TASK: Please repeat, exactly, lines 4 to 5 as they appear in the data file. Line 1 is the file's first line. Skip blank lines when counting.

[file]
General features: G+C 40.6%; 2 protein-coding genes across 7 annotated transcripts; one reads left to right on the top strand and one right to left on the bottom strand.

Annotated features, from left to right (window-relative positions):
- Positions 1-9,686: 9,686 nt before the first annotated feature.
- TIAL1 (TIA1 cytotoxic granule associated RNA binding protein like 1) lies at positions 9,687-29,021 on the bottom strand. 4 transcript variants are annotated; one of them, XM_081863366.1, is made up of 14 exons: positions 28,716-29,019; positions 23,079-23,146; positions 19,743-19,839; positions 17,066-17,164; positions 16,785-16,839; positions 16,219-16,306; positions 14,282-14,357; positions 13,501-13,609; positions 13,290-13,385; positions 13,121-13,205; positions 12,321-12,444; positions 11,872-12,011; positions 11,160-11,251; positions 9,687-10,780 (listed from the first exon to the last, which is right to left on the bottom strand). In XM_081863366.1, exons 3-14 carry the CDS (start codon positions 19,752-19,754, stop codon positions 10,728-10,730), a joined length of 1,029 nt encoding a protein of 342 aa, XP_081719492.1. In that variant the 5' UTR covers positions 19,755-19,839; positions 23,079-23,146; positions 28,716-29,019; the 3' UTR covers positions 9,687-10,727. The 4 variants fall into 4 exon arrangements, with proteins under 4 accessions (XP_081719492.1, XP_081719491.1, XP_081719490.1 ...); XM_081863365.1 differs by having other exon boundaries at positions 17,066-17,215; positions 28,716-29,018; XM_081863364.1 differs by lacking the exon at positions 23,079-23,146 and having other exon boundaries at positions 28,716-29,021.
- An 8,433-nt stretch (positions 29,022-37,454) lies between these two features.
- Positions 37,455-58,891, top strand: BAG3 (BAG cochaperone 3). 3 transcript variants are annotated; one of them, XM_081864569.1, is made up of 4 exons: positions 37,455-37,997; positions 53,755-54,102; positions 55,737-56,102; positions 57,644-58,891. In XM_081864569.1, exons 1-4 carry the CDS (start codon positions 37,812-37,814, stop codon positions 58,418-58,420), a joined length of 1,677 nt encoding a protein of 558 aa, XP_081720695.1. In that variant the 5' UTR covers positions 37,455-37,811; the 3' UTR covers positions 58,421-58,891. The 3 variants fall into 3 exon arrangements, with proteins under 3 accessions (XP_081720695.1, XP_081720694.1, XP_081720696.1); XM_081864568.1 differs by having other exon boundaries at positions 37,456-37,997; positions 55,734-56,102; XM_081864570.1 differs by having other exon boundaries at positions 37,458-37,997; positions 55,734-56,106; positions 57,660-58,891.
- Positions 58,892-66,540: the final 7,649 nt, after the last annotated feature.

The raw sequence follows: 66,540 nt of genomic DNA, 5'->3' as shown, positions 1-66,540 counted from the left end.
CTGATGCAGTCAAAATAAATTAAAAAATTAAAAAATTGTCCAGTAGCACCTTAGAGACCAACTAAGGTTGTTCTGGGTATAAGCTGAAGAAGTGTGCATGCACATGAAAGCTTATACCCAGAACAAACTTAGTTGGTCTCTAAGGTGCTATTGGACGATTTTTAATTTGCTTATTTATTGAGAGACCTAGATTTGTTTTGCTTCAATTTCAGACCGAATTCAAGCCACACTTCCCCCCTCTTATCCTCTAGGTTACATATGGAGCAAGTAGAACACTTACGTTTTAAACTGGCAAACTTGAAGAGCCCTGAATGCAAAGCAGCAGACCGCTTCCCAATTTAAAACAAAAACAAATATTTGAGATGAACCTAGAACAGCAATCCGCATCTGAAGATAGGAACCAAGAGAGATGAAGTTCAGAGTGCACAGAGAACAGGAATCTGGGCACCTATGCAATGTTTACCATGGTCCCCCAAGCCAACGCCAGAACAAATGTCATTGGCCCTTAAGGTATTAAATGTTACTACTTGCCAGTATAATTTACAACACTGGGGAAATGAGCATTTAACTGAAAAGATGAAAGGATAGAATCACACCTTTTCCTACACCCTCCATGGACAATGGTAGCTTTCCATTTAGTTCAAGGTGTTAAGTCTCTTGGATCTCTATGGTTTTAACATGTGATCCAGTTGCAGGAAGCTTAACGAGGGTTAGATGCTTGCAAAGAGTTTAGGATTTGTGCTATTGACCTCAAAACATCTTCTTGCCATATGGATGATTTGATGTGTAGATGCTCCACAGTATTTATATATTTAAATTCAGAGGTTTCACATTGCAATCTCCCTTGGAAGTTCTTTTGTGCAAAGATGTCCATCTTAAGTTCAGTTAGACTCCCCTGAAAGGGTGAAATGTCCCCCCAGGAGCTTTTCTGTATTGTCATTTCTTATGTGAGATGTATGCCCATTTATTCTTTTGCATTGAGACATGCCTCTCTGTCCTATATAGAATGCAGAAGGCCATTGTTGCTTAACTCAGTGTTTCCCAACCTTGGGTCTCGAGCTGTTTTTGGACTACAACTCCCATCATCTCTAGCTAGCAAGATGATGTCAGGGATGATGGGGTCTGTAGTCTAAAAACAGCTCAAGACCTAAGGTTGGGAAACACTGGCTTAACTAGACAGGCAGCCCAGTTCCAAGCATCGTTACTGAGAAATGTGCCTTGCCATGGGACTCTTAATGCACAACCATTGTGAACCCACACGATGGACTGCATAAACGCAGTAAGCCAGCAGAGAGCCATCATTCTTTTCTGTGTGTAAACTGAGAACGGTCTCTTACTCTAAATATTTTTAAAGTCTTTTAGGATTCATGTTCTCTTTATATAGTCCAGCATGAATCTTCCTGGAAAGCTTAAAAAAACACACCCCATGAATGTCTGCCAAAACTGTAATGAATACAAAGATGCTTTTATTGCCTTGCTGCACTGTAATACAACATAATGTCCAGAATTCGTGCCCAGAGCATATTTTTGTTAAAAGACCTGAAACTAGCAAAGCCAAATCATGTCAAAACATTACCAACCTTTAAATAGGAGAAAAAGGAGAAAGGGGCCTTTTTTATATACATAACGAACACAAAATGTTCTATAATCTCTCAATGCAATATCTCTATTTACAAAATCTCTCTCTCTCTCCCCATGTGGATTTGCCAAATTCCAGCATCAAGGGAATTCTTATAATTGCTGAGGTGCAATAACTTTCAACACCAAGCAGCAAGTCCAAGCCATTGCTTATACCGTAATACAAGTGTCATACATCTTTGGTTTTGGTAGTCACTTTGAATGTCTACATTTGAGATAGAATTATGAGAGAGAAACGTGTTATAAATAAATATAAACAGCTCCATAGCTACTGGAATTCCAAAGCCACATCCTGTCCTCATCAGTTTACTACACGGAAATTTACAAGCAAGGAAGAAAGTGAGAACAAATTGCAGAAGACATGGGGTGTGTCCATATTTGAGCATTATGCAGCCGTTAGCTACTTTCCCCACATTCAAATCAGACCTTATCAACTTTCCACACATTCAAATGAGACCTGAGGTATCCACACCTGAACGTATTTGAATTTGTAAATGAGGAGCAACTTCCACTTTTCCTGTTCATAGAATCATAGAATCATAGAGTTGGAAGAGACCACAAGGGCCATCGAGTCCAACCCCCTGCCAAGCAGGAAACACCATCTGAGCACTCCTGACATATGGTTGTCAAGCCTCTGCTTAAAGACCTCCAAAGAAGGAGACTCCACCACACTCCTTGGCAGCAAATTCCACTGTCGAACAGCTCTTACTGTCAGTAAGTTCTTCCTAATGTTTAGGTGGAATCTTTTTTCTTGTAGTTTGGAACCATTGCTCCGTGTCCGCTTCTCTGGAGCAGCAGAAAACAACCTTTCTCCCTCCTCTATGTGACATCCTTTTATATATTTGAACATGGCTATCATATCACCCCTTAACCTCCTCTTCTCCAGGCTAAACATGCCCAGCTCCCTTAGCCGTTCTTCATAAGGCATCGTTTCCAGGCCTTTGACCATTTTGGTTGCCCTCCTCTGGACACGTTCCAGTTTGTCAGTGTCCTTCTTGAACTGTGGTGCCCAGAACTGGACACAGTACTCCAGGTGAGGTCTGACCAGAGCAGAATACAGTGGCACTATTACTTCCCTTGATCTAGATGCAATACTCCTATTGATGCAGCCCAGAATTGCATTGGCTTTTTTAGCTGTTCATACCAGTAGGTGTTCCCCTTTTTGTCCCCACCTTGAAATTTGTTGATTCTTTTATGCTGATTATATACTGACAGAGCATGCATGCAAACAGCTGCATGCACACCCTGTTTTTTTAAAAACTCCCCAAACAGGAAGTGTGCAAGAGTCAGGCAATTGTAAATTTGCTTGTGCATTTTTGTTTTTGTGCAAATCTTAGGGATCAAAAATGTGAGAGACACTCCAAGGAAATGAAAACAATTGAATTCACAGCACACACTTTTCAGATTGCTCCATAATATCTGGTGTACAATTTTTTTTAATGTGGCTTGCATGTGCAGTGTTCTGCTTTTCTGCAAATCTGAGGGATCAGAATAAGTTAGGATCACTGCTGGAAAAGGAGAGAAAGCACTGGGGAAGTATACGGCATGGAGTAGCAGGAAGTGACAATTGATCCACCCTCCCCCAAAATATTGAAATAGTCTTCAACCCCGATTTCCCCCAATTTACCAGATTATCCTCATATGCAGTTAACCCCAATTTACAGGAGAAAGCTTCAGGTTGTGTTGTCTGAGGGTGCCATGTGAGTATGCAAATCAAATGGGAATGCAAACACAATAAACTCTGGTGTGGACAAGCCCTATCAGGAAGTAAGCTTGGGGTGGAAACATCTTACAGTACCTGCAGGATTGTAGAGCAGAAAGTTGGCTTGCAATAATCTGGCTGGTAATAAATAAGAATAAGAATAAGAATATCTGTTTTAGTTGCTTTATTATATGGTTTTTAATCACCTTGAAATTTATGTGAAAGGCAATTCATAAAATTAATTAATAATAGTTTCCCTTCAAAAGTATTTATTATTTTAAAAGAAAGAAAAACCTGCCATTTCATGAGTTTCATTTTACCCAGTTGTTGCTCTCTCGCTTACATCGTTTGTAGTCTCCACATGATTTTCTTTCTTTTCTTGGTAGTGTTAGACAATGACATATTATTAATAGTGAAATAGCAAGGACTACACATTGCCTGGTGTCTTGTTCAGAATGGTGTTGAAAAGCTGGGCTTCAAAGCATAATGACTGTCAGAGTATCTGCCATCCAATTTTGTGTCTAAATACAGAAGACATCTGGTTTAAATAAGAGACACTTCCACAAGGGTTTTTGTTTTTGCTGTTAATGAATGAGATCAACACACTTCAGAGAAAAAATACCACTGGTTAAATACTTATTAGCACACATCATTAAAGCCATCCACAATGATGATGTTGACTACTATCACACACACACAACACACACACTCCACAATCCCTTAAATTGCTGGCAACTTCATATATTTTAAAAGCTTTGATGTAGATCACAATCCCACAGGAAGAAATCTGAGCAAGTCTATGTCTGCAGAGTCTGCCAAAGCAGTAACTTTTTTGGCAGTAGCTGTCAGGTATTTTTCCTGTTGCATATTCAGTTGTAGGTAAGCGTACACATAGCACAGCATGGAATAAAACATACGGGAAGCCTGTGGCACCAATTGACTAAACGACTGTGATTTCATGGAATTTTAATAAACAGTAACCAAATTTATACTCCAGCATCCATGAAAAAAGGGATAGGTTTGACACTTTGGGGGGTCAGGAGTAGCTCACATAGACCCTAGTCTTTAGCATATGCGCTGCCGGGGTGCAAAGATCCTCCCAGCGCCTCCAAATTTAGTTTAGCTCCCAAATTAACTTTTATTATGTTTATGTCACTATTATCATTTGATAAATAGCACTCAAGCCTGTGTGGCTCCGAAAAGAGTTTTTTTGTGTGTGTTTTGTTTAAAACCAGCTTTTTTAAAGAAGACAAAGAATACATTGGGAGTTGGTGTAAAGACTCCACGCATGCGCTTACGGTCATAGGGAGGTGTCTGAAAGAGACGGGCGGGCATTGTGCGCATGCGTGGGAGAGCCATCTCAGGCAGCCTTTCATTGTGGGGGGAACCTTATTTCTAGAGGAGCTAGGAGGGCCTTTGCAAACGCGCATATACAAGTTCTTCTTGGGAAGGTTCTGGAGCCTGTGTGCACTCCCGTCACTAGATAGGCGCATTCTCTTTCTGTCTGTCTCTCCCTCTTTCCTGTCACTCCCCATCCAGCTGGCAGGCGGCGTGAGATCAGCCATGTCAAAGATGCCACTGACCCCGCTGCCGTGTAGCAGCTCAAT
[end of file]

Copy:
- TIAL1 (TIA1 cytotoxic granule associated RNA binding protein like 1) lies at positions 9,687-29,021 on the bottom strand. 4 transcript variants are annotated; one of them, XM_081863366.1, is made up of 14 exons: positions 28,716-29,019; positions 23,079-23,146; positions 19,743-19,839; positions 17,066-17,164; positions 16,785-16,839; positions 16,219-16,306; positions 14,282-14,357; positions 13,501-13,609; positions 13,290-13,385; positions 13,121-13,205; positions 12,321-12,444; positions 11,872-12,011; positions 11,160-11,251; positions 9,687-10,780 (listed from the first exon to the last, which is right to left on the bottom strand). In XM_081863366.1, exons 3-14 carry the CDS (start codon positions 19,752-19,754, stop codon positions 10,728-10,730), a joined length of 1,029 nt encoding a protein of 342 aa, XP_081719492.1. In that variant the 5' UTR covers positions 19,755-19,839; positions 23,079-23,146; positions 28,716-29,019; the 3' UTR covers positions 9,687-10,727. The 4 variants fall into 4 exon arrangements, with proteins under 4 accessions (XP_081719492.1, XP_081719491.1, XP_081719490.1 ...); XM_081863365.1 differs by having other exon boundaries at positions 17,066-17,215; positions 28,716-29,018; XM_081863364.1 differs by lacking the exon at positions 23,079-23,146 and having other exon boundaries at positions 28,716-29,021.
- An 8,433-nt stretch (positions 29,022-37,454) lies between these two features.